Cold-Case Christianity

A number of years ago, Lee Strobel’s Case for Christ made a huge impact on the Christian community and on skeptics.  Why?  It was not because it was answering the hard questions for the first time.  There were many other books available with more detailed and complex answers to the questions that are out there.  But Lee Strobel was able to take the information already available and package it in an engaging format based on his experience as a journalist.

Since that time, there have been many excellent apologetics books, especially on the academic side.  But finally there is another book that is effective in engaging the imagination and drawing the reader in beyond just good information.

J. Warner Wallace’s first book, Cold-Case Christianity, is the apologetics book that we have been waiting for.  Wallace has many years of experience as a cold-case detective.  It was through the skills that he attained in his profession that he came to believe in the truth of Christianity.  Coming from a place of deep skepticism, Wallace needed evidence that was compelling.  In this book, Wallace shares this evidence.

Cold-Case Christianity is filled with the apologetic resources that you would expect.  Wallace presents solid reasons for believing in the truth of Christianity.  He demonstrates that the Gospels are good historical documents that need to be taken seriously.  Wallace is not afraid to confront critics and he interacts effectively with their criticisms.  The reader of this book will be equipped with good information that can be used in responding to skeptical friends.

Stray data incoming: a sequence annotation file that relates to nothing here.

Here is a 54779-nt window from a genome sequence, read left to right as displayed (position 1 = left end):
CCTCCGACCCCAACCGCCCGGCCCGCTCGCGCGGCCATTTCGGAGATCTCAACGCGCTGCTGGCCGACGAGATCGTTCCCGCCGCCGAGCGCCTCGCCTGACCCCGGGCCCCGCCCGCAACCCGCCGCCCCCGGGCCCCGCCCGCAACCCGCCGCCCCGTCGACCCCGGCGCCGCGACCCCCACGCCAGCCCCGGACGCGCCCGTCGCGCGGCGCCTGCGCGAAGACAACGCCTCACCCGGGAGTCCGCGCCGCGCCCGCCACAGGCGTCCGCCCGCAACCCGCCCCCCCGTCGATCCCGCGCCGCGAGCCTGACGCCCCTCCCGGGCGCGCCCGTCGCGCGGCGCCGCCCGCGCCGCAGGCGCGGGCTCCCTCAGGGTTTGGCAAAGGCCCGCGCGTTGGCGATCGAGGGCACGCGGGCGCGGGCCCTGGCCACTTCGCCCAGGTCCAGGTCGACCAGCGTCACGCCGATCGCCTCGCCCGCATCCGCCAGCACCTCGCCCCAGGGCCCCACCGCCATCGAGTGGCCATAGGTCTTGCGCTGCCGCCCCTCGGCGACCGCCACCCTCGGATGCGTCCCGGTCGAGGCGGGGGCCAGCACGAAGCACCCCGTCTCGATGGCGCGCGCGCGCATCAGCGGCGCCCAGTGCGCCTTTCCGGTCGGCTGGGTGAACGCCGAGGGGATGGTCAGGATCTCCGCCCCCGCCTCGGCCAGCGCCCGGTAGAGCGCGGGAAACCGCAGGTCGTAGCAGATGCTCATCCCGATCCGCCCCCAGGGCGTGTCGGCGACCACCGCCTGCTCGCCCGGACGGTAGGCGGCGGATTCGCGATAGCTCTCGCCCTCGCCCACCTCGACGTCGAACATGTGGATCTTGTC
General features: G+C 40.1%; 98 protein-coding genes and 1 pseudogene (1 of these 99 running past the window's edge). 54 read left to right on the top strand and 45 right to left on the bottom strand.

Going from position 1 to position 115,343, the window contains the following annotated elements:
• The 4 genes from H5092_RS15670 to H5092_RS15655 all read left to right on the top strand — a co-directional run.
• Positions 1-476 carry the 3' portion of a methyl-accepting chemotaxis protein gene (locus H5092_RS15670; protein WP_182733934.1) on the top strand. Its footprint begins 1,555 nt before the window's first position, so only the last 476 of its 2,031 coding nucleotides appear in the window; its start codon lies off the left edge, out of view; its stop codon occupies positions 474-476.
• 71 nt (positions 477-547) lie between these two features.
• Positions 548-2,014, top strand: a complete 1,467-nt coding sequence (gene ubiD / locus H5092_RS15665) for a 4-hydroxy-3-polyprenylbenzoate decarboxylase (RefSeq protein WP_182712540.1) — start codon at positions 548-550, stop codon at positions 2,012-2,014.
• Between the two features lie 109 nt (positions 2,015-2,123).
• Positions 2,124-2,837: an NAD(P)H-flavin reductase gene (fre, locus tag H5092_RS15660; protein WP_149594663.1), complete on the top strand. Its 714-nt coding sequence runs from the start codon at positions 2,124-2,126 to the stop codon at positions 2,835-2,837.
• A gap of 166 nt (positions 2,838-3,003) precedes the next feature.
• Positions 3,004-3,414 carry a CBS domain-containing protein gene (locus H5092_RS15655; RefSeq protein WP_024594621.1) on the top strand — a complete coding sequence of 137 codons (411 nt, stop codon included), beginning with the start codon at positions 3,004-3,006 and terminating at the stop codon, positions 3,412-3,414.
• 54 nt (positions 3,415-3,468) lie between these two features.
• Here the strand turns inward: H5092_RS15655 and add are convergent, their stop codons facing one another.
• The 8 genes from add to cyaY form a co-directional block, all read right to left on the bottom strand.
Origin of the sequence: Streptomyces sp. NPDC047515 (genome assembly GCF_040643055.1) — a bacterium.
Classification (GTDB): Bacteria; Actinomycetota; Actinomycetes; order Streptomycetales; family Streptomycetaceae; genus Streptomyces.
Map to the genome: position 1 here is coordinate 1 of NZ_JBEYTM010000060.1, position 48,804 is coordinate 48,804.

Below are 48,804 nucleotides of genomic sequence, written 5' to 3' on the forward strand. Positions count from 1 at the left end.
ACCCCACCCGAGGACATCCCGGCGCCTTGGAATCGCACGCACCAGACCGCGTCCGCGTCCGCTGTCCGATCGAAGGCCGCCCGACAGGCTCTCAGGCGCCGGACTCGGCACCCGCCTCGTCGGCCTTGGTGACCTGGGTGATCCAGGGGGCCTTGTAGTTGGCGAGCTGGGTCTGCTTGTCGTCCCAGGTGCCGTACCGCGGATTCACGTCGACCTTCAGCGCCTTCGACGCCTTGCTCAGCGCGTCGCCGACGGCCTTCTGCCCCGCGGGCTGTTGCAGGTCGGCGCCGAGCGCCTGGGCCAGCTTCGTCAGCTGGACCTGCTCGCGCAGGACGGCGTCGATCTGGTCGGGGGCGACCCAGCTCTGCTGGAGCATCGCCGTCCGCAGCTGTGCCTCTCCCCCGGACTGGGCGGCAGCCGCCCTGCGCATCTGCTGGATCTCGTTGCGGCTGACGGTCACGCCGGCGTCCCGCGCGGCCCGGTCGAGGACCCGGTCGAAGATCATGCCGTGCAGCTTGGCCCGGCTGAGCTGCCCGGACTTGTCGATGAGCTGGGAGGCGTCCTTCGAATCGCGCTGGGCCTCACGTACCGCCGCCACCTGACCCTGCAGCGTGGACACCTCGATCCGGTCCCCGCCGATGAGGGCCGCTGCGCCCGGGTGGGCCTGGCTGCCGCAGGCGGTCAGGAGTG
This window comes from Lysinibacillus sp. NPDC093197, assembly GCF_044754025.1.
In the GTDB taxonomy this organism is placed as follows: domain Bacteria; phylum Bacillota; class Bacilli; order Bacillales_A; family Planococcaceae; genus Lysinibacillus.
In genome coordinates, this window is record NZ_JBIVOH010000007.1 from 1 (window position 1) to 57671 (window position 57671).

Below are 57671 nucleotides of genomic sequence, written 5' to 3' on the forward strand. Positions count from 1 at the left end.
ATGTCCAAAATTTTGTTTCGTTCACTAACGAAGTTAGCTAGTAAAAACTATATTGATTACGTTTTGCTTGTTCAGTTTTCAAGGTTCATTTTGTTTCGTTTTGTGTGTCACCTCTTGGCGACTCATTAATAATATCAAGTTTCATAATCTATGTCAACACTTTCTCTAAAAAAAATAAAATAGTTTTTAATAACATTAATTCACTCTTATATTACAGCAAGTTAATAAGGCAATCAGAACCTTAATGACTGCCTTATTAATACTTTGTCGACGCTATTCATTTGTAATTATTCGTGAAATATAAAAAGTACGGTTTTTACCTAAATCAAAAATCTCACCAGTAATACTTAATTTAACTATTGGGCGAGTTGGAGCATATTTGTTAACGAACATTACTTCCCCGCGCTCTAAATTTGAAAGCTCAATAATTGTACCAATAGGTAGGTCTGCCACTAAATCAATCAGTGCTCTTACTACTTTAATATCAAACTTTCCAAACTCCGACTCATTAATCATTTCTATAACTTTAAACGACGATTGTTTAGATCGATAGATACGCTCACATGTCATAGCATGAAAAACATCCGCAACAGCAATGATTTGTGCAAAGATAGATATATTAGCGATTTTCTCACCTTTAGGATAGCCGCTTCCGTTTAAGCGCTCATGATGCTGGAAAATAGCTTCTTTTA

However, the real value of this book is that Wallace goes beyond teaching us facts, he teaches us how to think.  Wallace takes us into the world of the cold-case detective.  He shares stories from cases that he has worked on, explaining what worked and what did not.  These stories are very interesting and they drew me right into the book.  But more than entertaining stories, Wallace’s experience helps us to know how to deal with evidence and interpret information.  The skills he imparts are helpful for working through biblical data but also equips us how to interact with any claims that we come across.  Each chapter concludes with a specific tool for our “call out bag,” that set of skills that we always need with us to sift through the mix of truth and falsehood that we often encounter.

I thoroughly enjoyed this book.  After having read many apologetics books, it can be a chore to read another book with the same old presentation.  But this book puts the information together in such a fresh and interesting way, it was a pleasure to read.  I would recommend this book to three groups of people.  This book is good for experienced apologists, who need to be reminded of the real life application of apologetics.  This book is good for Christians who are just getting started in apologetics and who need a resource that is clear and accessible.  However, the group that might benefit the most from this book are the interested skeptics.  Wallace makes the book so interesting that the reader will not feel like they are plodding through a theology book.  The detective stories will hold the attention, while not compromising on the biblical arguments for the truth of Christianity.  I highly recommend this book for all three of these groups.